Framingham Study

The Framingham Heart Study pioneered the identification of “risk factors” for heart disease, and this ongoing and ambitious study continues to contribute to the understanding of heart disease and other cardiovascular and related illnesses. Of primary significance to psychology is that findings from this study identify psychosocial risk factors for heart disease and highlight the importance of positive lifestyle change in the prevention and treatment of cardiovascular illnesses.

What Led To This Investigation?

A major health shift occurred in the beginning of the 20th century, as cardiovascular disease became (and continues to be) the leading cause of death and illness in the United States. Little was understood about this foremost killer at the time, necessitating the formation of research to examine contributing factors to heart disease. The Framingham Heart Study was a response to this need and was originally designed to investigate the factors that predispose to cardiovascular diseases such as heart disease and stroke.

The Study: Three Generations And Going Strong

The Framingham Heart Study is a longitudinal study that has tapped into three generations of residents from the town of Framingham, Massachusetts, and has evolved in measurement and primary focus. In the first phase of the study, researchers collected extensive physical and lifestyle data on 5,209 primarily white adult men and women from Framingham, Massachusetts, with follow-up physical examinations every 2 years. Extensive psychosocial measures such as personality, anger, and stress were obtained between 1965 and 1967. During the first 30 years of the study, researchers assessed the relationship of clinical observations with the development of cardiovascular disease and through this process found that factors such as cigarette smoking, cholesterol levels, and psychosocial factors were related to heart disease.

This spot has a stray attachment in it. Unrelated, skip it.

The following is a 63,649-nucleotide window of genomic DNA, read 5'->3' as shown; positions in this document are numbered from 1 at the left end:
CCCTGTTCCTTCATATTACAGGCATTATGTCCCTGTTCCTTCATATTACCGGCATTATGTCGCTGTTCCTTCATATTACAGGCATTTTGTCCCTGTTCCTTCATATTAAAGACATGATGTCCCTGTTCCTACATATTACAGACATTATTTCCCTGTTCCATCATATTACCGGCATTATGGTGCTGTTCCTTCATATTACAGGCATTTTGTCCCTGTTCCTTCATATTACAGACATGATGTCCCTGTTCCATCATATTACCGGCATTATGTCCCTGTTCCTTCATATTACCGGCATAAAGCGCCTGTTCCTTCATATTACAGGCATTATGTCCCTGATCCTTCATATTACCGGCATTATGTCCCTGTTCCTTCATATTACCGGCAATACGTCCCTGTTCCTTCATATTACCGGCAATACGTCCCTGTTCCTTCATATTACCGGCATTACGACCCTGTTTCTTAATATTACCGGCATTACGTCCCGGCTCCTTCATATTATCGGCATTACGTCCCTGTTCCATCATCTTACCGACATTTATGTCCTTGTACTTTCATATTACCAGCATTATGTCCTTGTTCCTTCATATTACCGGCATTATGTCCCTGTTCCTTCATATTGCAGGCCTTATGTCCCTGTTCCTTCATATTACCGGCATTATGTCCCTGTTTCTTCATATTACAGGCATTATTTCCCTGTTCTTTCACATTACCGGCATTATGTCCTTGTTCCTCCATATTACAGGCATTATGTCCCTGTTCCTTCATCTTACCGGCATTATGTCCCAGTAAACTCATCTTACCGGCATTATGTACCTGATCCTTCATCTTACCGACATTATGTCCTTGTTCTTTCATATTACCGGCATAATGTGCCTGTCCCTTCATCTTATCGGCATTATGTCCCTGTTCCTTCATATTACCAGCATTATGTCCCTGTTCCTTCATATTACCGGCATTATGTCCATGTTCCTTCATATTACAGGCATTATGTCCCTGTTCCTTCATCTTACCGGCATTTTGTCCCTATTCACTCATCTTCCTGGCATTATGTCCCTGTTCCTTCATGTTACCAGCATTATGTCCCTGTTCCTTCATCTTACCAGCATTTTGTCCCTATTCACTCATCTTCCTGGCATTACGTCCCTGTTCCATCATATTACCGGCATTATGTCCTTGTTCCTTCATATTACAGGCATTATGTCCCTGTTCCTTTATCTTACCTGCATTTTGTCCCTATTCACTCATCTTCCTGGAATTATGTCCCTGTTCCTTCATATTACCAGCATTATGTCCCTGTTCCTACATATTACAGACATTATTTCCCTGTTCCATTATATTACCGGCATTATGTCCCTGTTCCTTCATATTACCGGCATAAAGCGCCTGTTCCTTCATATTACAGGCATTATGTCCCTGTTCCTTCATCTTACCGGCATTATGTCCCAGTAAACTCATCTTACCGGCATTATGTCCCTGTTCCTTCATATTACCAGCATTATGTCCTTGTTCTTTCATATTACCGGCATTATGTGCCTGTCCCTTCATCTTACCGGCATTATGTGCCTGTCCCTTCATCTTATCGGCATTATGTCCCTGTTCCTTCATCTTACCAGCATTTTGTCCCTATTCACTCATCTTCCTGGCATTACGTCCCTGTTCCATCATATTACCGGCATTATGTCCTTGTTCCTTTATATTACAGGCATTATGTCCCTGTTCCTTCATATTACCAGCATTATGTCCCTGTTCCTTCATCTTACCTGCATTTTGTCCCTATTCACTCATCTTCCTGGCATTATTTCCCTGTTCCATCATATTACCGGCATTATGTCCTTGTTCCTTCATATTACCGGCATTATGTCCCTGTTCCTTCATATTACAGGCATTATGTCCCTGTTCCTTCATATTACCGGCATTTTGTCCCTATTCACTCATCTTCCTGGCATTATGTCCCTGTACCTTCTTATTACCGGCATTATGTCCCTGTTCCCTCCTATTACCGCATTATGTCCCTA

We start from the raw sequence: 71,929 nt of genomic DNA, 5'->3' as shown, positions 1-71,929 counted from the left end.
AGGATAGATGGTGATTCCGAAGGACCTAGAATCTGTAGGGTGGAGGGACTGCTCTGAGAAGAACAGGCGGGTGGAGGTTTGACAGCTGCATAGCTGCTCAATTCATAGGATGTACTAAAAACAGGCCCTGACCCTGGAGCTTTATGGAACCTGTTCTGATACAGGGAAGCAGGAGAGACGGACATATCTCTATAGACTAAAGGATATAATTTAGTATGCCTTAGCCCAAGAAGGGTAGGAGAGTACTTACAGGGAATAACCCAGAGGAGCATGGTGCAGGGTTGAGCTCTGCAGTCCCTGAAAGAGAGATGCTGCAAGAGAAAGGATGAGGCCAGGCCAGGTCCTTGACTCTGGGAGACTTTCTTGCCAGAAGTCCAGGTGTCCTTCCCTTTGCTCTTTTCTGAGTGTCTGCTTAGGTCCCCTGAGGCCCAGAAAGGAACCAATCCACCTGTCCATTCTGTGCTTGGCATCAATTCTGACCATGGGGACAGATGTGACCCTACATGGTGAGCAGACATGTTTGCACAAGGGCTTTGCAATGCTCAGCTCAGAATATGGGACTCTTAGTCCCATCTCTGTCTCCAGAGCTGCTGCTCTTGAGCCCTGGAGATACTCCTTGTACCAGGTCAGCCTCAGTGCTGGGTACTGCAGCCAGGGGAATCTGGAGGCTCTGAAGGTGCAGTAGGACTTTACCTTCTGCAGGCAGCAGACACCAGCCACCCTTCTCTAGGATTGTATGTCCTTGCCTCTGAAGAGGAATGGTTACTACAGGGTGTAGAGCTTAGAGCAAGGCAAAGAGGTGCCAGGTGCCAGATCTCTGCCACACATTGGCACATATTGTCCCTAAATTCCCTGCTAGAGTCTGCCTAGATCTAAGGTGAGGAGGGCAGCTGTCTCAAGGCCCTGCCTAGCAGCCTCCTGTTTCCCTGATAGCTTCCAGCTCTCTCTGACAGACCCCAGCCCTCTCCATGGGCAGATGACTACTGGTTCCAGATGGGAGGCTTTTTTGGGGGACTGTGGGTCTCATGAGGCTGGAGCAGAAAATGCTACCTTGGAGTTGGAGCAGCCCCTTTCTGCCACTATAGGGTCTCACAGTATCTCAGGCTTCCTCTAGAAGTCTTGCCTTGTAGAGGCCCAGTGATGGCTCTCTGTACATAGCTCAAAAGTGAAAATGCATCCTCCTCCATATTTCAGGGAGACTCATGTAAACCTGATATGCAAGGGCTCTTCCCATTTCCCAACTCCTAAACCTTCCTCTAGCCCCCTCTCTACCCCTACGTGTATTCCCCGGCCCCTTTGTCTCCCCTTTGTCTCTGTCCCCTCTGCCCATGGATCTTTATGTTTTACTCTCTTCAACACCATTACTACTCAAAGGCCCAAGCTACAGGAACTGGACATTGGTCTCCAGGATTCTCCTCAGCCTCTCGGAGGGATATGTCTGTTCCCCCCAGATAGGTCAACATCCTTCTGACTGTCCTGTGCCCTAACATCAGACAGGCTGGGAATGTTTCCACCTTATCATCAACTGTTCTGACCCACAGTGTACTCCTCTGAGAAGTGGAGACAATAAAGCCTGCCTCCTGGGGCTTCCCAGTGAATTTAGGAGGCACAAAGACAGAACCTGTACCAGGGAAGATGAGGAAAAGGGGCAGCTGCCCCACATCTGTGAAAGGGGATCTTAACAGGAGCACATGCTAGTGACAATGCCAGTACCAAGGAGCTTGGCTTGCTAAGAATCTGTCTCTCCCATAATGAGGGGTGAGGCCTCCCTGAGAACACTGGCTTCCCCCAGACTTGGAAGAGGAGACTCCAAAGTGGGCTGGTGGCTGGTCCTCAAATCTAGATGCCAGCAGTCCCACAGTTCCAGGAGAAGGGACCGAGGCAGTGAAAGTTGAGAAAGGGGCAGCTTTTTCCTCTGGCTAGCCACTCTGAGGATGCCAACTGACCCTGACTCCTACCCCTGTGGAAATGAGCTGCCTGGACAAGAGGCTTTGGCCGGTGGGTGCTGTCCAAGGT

The 1970s marked two important advances in the study: (1) the recruitment of offspring, and (2) new diagnostic technologies. A second generation of subjects was recruited beginning in 1971, with 5,124 adult children (of the original sample) and their spouses participating in the study. The physical examinations conducted were similar to earlier examinations; however, technological advances such as echocardiography and carotid artery ultrasound allowed for more refined observations of the heart.

Currently, the study is in its third phase with the recruitment  of  children  from  the  offspring  cohort. The primary focus of investigation in this phase of the study is the role of genetic factors in cardiovascular disease. In addition, the Omni Study of minorities was launched in 1995 to investigate similarities and differences among minorities from the primarily white cohorts in the Framingham Heart Study.

What Are The Risk Factors?

Major risk factors for coronary heart disease identified by the Framingham Heart Study include high blood pressure, high blood cholesterol, smoking, obesity, diabetes, and physical inactivity. Other, related risk factors include blood triglyceride and HDL cholesterol levels, age, sex, and psychosocial issues. Most of the risk factors identified by the Framingham Heart Study can be modified by positive lifestyle change, highlighting the importance of psychology in the prevention and treatment of cardiovascular illness. In addition, psychosocial variables such as type A behavior and suppressed hostility (not discussing or displaying anger) have been identified as independent risk factors for coronary heart disease in both men and women.


Whereas the Framingham Heart Study is best known for its contributions to the understanding, prevention, and treatment of cardiovascular disease, data from this study also have been used to understand diseases such as osteoporosis and arthritis, diabetes, kidney disease, cancer, eye disease, hearing disorders, dementia, and lung diseases. More than 1,200 articles have been published in reputable journals, with more to come as the Framingham Study continues to contribute to our understanding of cardiovascular disease and the importance of lifestyle and psychosocial factors in health.


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  3. Eaker, E. , Sullivan, L. M., Kelly-Hayes, M., D’Agostino, R. B., & Benjamin, E. J. (2004). Anger and hostility predict the development of atrial fibrillation in men in the Framingham Offspring Study. Circulation, 109, 1267–1271.
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